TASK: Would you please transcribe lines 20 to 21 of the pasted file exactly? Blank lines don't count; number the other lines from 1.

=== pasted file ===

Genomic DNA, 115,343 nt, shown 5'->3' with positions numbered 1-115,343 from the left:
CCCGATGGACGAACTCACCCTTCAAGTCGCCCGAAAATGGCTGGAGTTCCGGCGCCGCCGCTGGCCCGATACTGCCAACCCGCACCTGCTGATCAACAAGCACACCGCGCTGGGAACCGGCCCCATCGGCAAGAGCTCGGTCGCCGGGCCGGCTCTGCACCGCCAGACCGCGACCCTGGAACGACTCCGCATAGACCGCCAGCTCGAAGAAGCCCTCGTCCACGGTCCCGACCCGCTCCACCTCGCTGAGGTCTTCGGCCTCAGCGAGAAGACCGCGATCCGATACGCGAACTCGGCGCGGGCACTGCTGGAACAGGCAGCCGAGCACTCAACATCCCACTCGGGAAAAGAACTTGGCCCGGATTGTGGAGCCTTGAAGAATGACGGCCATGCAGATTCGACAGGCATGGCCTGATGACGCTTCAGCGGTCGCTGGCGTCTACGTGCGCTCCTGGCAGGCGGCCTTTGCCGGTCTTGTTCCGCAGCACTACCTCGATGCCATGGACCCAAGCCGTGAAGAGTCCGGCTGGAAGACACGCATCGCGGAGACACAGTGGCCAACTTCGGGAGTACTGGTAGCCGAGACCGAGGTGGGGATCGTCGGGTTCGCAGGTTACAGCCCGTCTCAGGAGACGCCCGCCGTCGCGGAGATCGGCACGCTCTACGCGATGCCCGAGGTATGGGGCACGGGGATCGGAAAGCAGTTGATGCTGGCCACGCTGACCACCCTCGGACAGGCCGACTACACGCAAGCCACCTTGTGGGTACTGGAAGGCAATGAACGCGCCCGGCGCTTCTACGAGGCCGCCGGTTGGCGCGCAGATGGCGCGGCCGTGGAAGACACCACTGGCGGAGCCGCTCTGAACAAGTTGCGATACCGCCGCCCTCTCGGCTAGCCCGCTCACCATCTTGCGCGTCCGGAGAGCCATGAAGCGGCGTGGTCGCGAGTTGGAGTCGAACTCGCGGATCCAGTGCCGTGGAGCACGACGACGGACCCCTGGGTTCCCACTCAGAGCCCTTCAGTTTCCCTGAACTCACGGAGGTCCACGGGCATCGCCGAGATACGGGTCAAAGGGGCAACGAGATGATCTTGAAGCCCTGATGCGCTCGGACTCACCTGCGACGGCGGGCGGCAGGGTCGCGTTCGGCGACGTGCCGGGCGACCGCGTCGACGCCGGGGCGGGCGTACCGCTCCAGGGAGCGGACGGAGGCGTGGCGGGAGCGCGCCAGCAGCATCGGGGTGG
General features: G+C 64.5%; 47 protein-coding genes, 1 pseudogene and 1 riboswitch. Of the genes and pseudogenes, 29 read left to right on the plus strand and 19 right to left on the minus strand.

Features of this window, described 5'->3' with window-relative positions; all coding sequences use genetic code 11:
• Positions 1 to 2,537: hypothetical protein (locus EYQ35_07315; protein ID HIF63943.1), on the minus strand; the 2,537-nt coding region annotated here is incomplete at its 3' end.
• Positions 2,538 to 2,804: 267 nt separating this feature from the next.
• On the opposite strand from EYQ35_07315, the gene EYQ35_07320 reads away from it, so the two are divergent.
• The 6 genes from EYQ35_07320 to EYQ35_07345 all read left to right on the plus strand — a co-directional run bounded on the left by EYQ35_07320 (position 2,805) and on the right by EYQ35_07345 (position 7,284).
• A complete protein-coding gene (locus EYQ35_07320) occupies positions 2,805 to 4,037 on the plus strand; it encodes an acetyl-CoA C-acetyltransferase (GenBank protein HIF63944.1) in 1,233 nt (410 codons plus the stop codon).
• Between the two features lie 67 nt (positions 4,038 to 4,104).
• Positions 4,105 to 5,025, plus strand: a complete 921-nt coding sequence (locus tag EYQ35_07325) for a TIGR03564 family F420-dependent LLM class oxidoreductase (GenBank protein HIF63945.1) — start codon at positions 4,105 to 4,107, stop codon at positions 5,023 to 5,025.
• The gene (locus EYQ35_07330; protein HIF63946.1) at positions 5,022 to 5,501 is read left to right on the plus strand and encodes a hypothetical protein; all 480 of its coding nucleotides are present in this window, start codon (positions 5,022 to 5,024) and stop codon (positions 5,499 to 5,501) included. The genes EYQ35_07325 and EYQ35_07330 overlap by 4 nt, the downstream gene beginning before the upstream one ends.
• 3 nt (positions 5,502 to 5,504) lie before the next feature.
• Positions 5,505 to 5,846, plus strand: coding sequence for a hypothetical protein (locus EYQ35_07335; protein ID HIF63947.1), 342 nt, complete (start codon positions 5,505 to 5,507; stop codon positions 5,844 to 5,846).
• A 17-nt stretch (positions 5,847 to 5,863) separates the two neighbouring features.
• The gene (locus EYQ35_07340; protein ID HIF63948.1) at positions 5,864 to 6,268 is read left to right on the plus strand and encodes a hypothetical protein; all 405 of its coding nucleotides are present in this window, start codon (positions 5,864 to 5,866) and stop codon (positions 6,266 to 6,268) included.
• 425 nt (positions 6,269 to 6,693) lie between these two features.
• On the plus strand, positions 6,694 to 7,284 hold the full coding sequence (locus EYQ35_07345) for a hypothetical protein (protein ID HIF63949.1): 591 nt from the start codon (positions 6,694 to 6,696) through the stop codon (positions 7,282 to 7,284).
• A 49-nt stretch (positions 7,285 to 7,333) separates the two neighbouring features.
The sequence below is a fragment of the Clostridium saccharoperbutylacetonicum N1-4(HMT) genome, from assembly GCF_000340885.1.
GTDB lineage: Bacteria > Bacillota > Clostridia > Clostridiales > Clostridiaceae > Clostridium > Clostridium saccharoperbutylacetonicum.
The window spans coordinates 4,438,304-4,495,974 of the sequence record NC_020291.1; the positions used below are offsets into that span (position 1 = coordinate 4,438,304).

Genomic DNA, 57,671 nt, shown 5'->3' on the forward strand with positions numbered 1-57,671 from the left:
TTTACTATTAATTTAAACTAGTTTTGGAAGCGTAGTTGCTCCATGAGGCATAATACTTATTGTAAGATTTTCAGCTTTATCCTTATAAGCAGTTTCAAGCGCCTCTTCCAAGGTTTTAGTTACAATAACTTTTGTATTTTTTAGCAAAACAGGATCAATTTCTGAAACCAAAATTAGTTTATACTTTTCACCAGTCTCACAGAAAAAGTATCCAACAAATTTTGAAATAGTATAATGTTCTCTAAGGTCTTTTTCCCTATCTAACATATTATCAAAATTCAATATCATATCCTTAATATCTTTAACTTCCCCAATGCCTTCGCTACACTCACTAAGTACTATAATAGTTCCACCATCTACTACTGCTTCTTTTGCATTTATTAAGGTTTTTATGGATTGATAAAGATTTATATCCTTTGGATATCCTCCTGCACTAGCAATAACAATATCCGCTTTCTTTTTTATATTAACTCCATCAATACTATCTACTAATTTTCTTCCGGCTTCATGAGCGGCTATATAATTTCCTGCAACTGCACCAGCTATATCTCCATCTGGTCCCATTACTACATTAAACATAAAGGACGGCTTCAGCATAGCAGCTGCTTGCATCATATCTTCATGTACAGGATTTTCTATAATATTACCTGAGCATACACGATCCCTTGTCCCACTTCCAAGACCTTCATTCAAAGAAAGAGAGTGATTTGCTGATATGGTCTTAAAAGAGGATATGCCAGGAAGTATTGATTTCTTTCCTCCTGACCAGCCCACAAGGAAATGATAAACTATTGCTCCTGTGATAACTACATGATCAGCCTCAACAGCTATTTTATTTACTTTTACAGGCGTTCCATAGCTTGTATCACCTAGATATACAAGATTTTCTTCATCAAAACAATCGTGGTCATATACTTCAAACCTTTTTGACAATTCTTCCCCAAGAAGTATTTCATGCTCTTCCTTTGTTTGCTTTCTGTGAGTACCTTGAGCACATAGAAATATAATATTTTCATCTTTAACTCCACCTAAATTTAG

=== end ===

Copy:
The sequence below is a fragment of the Clostridium saccharoperbutylacetonicum N1-4(HMT) genome, from assembly GCF_000340885.1.
GTDB lineage: Bacteria > Bacillota > Clostridia > Clostridiales > Clostridiaceae > Clostridium > Clostridium saccharoperbutylacetonicum.